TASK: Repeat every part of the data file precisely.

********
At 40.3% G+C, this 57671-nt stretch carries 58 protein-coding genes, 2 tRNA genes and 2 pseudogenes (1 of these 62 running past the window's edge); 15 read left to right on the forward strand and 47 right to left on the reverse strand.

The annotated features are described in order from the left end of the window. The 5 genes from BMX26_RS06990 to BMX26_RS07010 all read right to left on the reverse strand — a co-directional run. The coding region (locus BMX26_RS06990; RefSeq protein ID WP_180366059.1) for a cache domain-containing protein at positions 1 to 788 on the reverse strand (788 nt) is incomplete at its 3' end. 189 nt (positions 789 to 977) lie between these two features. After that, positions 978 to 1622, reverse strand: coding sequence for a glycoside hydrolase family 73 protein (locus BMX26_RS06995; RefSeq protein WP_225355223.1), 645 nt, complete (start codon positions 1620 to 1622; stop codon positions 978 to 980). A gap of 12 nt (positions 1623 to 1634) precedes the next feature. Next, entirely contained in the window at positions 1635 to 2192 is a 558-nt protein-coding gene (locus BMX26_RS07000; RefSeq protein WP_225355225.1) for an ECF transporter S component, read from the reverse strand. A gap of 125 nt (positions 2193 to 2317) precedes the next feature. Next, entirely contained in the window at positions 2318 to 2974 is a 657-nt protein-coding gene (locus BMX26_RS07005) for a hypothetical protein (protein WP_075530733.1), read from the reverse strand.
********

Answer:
At 40.3% G+C, this 57671-nt stretch carries 58 protein-coding genes, 2 tRNA genes and 2 pseudogenes (1 of these 62 running past the window's edge); 15 read left to right on the forward strand and 47 right to left on the reverse strand.

The annotated features are described in order from the left end of the window. The 5 genes from BMX26_RS06990 to BMX26_RS07010 all read right to left on the reverse strand — a co-directional run. The coding region (locus BMX26_RS06990; RefSeq protein ID WP_180366059.1) for a cache domain-containing protein at positions 1 to 788 on the reverse strand (788 nt) is incomplete at its 3' end. 189 nt (positions 789 to 977) lie between these two features. After that, positions 978 to 1622, reverse strand: coding sequence for a glycoside hydrolase family 73 protein (locus BMX26_RS06995; RefSeq protein WP_225355223.1), 645 nt, complete (start codon positions 1620 to 1622; stop codon positions 978 to 980). A gap of 12 nt (positions 1623 to 1634) precedes the next feature. Next, entirely contained in the window at positions 1635 to 2192 is a 558-nt protein-coding gene (locus BMX26_RS07000; RefSeq protein WP_225355225.1) for an ECF transporter S component, read from the reverse strand. A gap of 125 nt (positions 2193 to 2317) precedes the next feature. Next, entirely contained in the window at positions 2318 to 2974 is a 657-nt protein-coding gene (locus BMX26_RS07005) for a hypothetical protein (protein WP_075530733.1), read from the reverse strand.